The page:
We may face a shortage of soapstone during the rainy season as the mines in Kisii are closed. But this shouldn’t be a problem with proper planning. We also have to finance all our orders despite there being no credit facilities around.
Models in Alluring AHDC Designs
Models in Alluring AHDC Designs
What other challenges do you face?
Shortages of items like gourdsthat grow wild in Ukambani. Transport from Kisii and Ukambani to Nairobi is both expensive and sometimes unreliable. We could start farming gourds in 2006 to ensure a consistent supply.
What are you doing to make your products affordable to the masses?
We offer competitive prices and discount incentives. We have many things that are going for under Sh500 [US$6.25], under Sh1000 [US$12.5], and several others under Sh3000 [US$62.5]. These are things like trays, plates, gift items, carpets, and cushions that you use in your homes. We also give a 15% discount incentive to residents of Kenya to dissuade them from exporting our money on foreign products. People have the mistaken notion that our products are outrageously expensive.
But are they not?
No. The things that drive the prices up are commissions paid to drivers and companies that bring tourists to the shops and for the use of credit cards, and Value Added Tax. Rents and salaries, too, have to be factored into the price to sustain the business.
What do you think about the open air ‘Maasai Market’ concept that offers crafts to buyers on Tuesdays and Saturdays in Nairobi?
These markets were started as the buying points for African Heritage. But as the company went down in the 1990s, these people were laid off and they ended up in the same market and started selling original African Heritage designs.
But the ‘Maasai markets’ could pose competition even to African Heritage Design Company.
I don’t think they can provide products of comparable quality with ours. They lack proper finishing and are unlikely to be as innovative as we are. Only galleries like us can experiment with ideas. We are also making larger items like coffee tables and doors to avoid being seen as competing with struggling artisans.
What do you say about the accessibility, nature of business and the attitude of customers of overseas markets?
When we go to trade fairs abroad, our hosts may dictate terms of business to us. It has been difficult for AHDC to participate in foreign trade fairs though we did try through Export Processing Centre but we were rejected twice.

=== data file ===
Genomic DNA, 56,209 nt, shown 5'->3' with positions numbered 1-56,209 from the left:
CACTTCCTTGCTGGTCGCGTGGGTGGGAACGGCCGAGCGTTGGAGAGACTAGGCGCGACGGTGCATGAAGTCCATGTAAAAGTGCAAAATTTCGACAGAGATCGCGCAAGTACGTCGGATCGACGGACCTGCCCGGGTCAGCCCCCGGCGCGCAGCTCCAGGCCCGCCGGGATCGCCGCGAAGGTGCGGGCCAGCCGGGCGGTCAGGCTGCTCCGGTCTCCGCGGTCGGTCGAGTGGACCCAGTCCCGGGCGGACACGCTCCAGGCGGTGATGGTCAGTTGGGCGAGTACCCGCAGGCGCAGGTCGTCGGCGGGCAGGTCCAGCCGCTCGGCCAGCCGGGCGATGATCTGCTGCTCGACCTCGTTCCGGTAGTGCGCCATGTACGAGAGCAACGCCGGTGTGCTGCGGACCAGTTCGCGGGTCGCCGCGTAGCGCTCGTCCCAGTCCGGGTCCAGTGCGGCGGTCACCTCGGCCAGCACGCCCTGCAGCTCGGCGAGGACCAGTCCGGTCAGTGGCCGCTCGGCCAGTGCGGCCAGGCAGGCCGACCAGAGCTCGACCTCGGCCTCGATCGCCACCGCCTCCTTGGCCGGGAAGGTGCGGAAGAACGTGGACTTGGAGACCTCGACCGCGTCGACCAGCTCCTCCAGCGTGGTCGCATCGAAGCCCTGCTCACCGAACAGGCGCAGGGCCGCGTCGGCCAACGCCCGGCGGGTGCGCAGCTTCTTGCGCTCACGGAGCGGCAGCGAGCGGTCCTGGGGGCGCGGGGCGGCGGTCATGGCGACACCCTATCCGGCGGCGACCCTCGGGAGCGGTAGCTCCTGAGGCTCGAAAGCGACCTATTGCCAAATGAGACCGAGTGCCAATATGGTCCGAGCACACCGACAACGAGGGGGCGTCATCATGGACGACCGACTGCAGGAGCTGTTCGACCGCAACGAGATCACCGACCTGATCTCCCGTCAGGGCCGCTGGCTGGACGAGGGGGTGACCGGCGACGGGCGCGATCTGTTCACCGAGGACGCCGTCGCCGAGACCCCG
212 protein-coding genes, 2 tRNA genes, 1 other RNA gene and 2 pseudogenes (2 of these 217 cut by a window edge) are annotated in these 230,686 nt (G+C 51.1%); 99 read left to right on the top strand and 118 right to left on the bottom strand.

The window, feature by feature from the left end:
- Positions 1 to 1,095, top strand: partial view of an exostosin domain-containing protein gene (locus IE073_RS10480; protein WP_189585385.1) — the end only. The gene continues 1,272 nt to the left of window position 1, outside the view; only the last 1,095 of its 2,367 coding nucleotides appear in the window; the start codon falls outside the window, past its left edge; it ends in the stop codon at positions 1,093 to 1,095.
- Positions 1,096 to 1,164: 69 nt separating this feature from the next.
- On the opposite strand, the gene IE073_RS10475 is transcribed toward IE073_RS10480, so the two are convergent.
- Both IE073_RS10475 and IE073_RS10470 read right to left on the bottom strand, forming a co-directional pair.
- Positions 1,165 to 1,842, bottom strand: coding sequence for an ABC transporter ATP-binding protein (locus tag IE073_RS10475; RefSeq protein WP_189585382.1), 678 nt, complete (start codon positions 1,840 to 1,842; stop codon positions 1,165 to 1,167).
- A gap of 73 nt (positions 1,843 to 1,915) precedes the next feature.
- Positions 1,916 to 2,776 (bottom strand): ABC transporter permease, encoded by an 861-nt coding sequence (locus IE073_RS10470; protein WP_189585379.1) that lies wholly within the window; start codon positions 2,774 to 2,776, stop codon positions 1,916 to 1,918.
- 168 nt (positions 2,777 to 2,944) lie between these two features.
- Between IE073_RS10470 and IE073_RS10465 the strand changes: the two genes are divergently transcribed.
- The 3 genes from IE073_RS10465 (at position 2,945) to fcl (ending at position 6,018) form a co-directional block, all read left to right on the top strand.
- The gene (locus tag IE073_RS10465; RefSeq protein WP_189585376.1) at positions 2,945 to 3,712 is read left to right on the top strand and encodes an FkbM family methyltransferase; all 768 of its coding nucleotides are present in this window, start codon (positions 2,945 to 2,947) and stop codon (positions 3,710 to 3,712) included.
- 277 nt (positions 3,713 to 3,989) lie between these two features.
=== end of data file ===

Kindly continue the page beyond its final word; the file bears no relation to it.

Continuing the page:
Is there any other company that does similar business to that of AHDC?
Yes, but I don’t think they match our quality; they are probably responsible for the many African curios, handicrafts, and ciondos (baskets) found overseas but whose quality is questionable.
Which other countries have you been to and what effect have they had on you?
have been to Zimbabwe, South Africa, and Europe although I grew up in Tanzania. Tanzanians are very hospitable and do not elevate money above people. You learn to do things for the love and respect of humanity. I think this philosophy has been inculcated in me. Life is not just about money.
Where would you like to see AHDC in, say, five years from now?
I’d like to see it establish workshops in other African countries where products are made under the AHDC label. We would like to open outlets all over the world in international airports and cities before going into ‘lifestyle’ so that AHDC becomes synonymous with African lifestyle and culture. We would also like to produce interior décor items.
What are some of the hurdles you might have to overcome towards achieving this?
Never look at things as obstacles but as issues to be dealt with. If you start looking for problems before they come, you wouldn’t get anywhere. Although communications, transport and logistical challenges among various nations could be obstacles to contend with, establishing workshops in foreign countries would enable us to deliver orders without having to ship them across national borders.
What is your take on heritage of Africa in the societal aspect?
Our culture has been appreciated and enjoyed globally for so long. Our best artefacts are in museums abroad, while our best artists and musicians are overseas. Africans should be encouraged to embrace their cultures and take charge of it.
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Should Westerners who have taken African things abroad be compelled to return them?
Yes, but only if this cultural heritage is respected, loved, cherished and cared for by the Africans.
Several nations of the world have national costumes: India has the sari, Korea the hanbok, Japan the kimono and Scotland the kilt. Why do you think Kenyans are not embracing the concept of the national dress endorsed in 2004 by the ministry of culture enthusiastically?